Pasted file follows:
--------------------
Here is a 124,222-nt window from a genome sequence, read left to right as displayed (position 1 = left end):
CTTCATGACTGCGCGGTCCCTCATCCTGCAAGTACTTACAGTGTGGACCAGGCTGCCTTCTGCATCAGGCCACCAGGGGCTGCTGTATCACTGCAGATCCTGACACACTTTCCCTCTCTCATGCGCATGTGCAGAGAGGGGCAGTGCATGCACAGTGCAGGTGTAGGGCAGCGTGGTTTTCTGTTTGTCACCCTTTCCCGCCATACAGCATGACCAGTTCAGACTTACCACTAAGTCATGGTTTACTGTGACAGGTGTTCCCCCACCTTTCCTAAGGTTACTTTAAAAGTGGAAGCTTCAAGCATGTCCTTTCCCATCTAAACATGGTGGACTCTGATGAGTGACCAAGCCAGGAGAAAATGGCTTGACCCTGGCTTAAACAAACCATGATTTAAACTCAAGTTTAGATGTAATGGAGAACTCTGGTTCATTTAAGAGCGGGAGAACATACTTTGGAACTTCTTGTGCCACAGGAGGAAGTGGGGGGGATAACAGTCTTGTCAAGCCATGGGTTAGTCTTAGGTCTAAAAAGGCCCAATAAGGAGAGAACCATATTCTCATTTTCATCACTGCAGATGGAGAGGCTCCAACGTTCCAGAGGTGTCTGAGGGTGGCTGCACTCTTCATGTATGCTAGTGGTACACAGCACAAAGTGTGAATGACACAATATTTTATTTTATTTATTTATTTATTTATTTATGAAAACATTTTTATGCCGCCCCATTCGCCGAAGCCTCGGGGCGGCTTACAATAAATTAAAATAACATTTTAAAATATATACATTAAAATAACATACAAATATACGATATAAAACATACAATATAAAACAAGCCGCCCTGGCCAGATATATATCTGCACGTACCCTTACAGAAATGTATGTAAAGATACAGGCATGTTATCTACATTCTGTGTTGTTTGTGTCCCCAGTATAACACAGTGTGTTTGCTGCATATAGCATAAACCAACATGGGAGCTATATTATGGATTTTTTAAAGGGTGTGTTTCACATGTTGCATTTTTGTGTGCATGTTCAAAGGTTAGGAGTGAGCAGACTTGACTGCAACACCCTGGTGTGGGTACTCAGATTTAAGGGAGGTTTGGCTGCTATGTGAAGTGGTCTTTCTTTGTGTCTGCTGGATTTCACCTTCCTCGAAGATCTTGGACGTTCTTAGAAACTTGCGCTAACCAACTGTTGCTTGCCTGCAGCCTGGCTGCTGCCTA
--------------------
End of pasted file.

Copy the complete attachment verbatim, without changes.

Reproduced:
Here is a 124,222-nt window from a genome sequence, read left to right as displayed (position 1 = left end):
CTTCATGACTGCGCGGTCCCTCATCCTGCAAGTACTTACAGTGTGGACCAGGCTGCCTTCTGCATCAGGCCACCAGGGGCTGCTGTATCACTGCAGATCCTGACACACTTTCCCTCTCTCATGCGCATGTGCAGAGAGGGGCAGTGCATGCACAGTGCAGGTGTAGGGCAGCGTGGTTTTCTGTTTGTCACCCTTTCCCGCCATACAGCATGACCAGTTCAGACTTACCACTAAGTCATGGTTTACTGTGACAGGTGTTCCCCCACCTTTCCTAAGGTTACTTTAAAAGTGGAAGCTTCAAGCATGTCCTTTCCCATCTAAACATGGTGGACTCTGATGAGTGACCAAGCCAGGAGAAAATGGCTTGACCCTGGCTTAAACAAACCATGATTTAAACTCAAGTTTAGATGTAATGGAGAACTCTGGTTCATTTAAGAGCGGGAGAACATACTTTGGAACTTCTTGTGCCACAGGAGGAAGTGGGGGGGATAACAGTCTTGTCAAGCCATGGGTTAGTCTTAGGTCTAAAAAGGCCCAATAAGGAGAGAACCATATTCTCATTTTCATCACTGCAGATGGAGAGGCTCCAACGTTCCAGAGGTGTCTGAGGGTGGCTGCACTCTTCATGTATGCTAGTGGTACACAGCACAAAGTGTGAATGACACAATATTTTATTTTATTTATTTATTTATTTATTTATGAAAACATTTTTATGCCGCCCCATTCGCCGAAGCCTCGGGGCGGCTTACAATAAATTAAAATAACATTTTAAAATATATACATTAAAATAACATACAAATATACGATATAAAACATACAATATAAAACAAGCCGCCCTGGCCAGATATATATCTGCACGTACCCTTACAGAAATGTATGTAAAGATACAGGCATGTTATCTACATTCTGTGTTGTTTGTGTCCCCAGTATAACACAGTGTGTTTGCTGCATATAGCATAAACCAACATGGGAGCTATATTATGGATTTTTTAAAGGGTGTGTTTCACATGTTGCATTTTTGTGTGCATGTTCAAAGGTTAGGAGTGAGCAGACTTGACTGCAACACCCTGGTGTGGGTACTCAGATTTAAGGGAGGTTTGGCTGCTATGTGAAGTGGTCTTTCTTTGTGTCTGCTGGATTTCACCTTCCTCGAAGATCTTGGACGTTCTTAGAAACTTGCGCTAACCAACTGTTGCTTGCCTGCAGCCTGGCTGCTGCCTA